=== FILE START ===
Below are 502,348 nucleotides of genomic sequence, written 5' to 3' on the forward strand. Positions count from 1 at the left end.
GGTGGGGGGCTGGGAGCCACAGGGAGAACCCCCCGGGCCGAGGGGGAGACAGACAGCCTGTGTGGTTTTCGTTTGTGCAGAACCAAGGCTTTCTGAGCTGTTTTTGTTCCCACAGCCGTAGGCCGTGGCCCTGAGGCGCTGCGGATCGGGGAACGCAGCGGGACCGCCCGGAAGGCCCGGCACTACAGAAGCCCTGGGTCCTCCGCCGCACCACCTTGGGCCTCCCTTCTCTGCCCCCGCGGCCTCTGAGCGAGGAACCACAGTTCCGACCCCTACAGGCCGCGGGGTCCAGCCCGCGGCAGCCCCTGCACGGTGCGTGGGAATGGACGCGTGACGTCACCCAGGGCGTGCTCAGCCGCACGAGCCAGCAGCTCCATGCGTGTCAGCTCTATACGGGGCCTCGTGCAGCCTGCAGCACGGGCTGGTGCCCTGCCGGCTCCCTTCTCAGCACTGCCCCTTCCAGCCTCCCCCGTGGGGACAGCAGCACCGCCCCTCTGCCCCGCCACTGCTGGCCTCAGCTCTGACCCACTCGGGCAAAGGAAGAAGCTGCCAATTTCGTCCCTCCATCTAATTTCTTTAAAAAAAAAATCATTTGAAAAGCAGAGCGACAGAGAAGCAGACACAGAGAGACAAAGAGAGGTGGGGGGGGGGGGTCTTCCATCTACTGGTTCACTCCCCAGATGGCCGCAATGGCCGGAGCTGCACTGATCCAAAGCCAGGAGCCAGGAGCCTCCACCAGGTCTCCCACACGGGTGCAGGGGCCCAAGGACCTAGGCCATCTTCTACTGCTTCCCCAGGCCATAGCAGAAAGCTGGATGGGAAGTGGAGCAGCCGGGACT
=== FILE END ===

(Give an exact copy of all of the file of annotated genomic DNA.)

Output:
Below are 502,348 nucleotides of genomic sequence, written 5' to 3' on the forward strand. Positions count from 1 at the left end.
GGTGGGGGGCTGGGAGCCACAGGGAGAACCCCCCGGGCCGAGGGGGAGACAGACAGCCTGTGTGGTTTTCGTTTGTGCAGAACCAAGGCTTTCTGAGCTGTTTTTGTTCCCACAGCCGTAGGCCGTGGCCCTGAGGCGCTGCGGATCGGGGAACGCAGCGGGACCGCCCGGAAGGCCCGGCACTACAGAAGCCCTGGGTCCTCCGCCGCACCACCTTGGGCCTCCCTTCTCTGCCCCCGCGGCCTCTGAGCGAGGAACCACAGTTCCGACCCCTACAGGCCGCGGGGTCCAGCCCGCGGCAGCCCCTGCACGGTGCGTGGGAATGGACGCGTGACGTCACCCAGGGCGTGCTCAGCCGCACGAGCCAGCAGCTCCATGCGTGTCAGCTCTATACGGGGCCTCGTGCAGCCTGCAGCACGGGCTGGTGCCCTGCCGGCTCCCTTCTCAGCACTGCCCCTTCCAGCCTCCCCCGTGGGGACAGCAGCACCGCCCCTCTGCCCCGCCACTGCTGGCCTCAGCTCTGACCCACTCGGGCAAAGGAAGAAGCTGCCAATTTCGTCCCTCCATCTAATTTCTTTAAAAAAAAAATCATTTGAAAAGCAGAGCGACAGAGAAGCAGACACAGAGAGACAAAGAGAGGTGGGGGGGGGGGGTCTTCCATCTACTGGTTCACTCCCCAGATGGCCGCAATGGCCGGAGCTGCACTGATCCAAAGCCAGGAGCCAGGAGCCTCCACCAGGTCTCCCACACGGGTGCAGGGGCCCAAGGACCTAGGCCATCTTCTACTGCTTCCCCAGGCCATAGCAGAAAGCTGGATGGGAAGTGGAGCAGCCGGGACT